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‘Liverpool Discovers’ art trail

liverpMusical lampposts are just one of the attractions at ‘Liverpool Discovers’, a new art trail through Liverpool, funded by EU funding and Culture Liverpool, that runs from Valentine’s Day to the 20th March. The trail marks important personalities, life-changing inventions and history of the city.

The lampposts, featured in Liverpool One and made by Andy McKeown, are thought to be the first musical ones in Britain. Like a giant i-Pod, they play a broad selection of music, including every single number one played by artists from the city, fifty-seven in total. The music selection is random but can be changed at the press of a button, and is best heard close-up as, otherwise, it is quite quiet.

A mosaic at Speaker’s Corner remembers Mary Bamber, one of the suffragettes who fought for equal rights for women. A giant telescope at the Pier Head represents 17th century astronomer Jeremiah Horrocks. Colin Welland, who scripted the Oscar-winning film Chariots of Fire is represented in St Helens by moving images. On St James Mount, the public can listen to the sounds of the city with two huge sound ‘mirrors’. The puppet Kelda will represent the Wirral’s Viking past.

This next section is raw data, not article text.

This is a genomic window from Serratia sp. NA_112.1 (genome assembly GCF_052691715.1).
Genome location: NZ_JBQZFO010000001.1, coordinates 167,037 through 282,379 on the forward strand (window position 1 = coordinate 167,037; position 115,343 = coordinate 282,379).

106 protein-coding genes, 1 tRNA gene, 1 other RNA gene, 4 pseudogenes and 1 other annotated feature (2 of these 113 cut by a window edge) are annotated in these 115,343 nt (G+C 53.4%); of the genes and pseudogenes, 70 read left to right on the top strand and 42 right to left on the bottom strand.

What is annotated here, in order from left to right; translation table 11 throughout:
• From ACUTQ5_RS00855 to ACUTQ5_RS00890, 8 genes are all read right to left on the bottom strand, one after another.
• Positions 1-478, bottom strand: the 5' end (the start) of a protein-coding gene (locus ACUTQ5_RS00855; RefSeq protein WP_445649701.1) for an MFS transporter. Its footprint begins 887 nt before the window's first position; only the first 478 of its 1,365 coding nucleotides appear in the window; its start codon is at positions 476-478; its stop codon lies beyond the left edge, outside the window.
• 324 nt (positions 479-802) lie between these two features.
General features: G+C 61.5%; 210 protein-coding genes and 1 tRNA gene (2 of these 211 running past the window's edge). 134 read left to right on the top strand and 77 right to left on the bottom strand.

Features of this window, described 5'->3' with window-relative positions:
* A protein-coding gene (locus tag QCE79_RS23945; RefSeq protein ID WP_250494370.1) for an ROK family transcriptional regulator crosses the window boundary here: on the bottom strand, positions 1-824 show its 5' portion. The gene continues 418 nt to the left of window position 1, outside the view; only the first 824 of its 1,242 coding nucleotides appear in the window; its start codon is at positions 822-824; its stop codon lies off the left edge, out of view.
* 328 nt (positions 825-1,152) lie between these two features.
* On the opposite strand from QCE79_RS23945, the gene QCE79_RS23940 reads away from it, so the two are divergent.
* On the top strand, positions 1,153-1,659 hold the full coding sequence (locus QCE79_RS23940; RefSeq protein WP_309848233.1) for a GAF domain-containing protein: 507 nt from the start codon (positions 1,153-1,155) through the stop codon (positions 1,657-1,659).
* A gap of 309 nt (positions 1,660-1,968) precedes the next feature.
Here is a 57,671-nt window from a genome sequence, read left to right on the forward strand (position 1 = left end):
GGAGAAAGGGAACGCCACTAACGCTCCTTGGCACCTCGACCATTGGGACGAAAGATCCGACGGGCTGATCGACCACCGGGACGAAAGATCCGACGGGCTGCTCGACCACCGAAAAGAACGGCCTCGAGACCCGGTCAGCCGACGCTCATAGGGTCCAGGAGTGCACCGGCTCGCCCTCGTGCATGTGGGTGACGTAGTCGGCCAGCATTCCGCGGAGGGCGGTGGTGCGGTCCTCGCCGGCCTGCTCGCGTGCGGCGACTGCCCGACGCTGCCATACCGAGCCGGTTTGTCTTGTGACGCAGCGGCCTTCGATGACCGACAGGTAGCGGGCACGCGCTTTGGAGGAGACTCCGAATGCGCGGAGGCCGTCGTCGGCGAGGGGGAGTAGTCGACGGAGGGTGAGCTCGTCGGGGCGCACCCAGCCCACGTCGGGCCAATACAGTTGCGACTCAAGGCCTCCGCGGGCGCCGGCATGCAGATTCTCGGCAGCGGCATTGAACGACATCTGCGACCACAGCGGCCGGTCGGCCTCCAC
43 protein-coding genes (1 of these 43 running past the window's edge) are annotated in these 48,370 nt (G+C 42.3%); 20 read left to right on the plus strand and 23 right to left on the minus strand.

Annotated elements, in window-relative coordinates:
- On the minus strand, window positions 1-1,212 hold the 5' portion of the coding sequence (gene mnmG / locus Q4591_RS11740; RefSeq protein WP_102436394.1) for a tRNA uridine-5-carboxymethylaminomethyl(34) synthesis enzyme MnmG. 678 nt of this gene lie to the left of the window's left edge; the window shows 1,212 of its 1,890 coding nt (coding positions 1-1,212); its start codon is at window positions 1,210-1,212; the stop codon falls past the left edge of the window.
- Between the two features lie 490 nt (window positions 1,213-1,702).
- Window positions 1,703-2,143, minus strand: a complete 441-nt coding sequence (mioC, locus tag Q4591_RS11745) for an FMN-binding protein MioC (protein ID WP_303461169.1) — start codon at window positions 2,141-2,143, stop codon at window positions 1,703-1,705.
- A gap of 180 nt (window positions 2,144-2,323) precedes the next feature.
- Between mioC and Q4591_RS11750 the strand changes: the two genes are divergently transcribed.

Liverpool has huge importance, both historically and cultural, and it is important that events such as this one, put on by Wild in Art, continue to reflect that.

Take a look at what’s on at www.liverpooldiscovers.co.uk. As well as featuring the trail, the website includes a number of interesting facts about the city. For instance, the city’s School of Tropical Medicine was the organisation that connected mosquitoes to the disease Malaria, and won the Nobel Prize for the discovery, in 1902.

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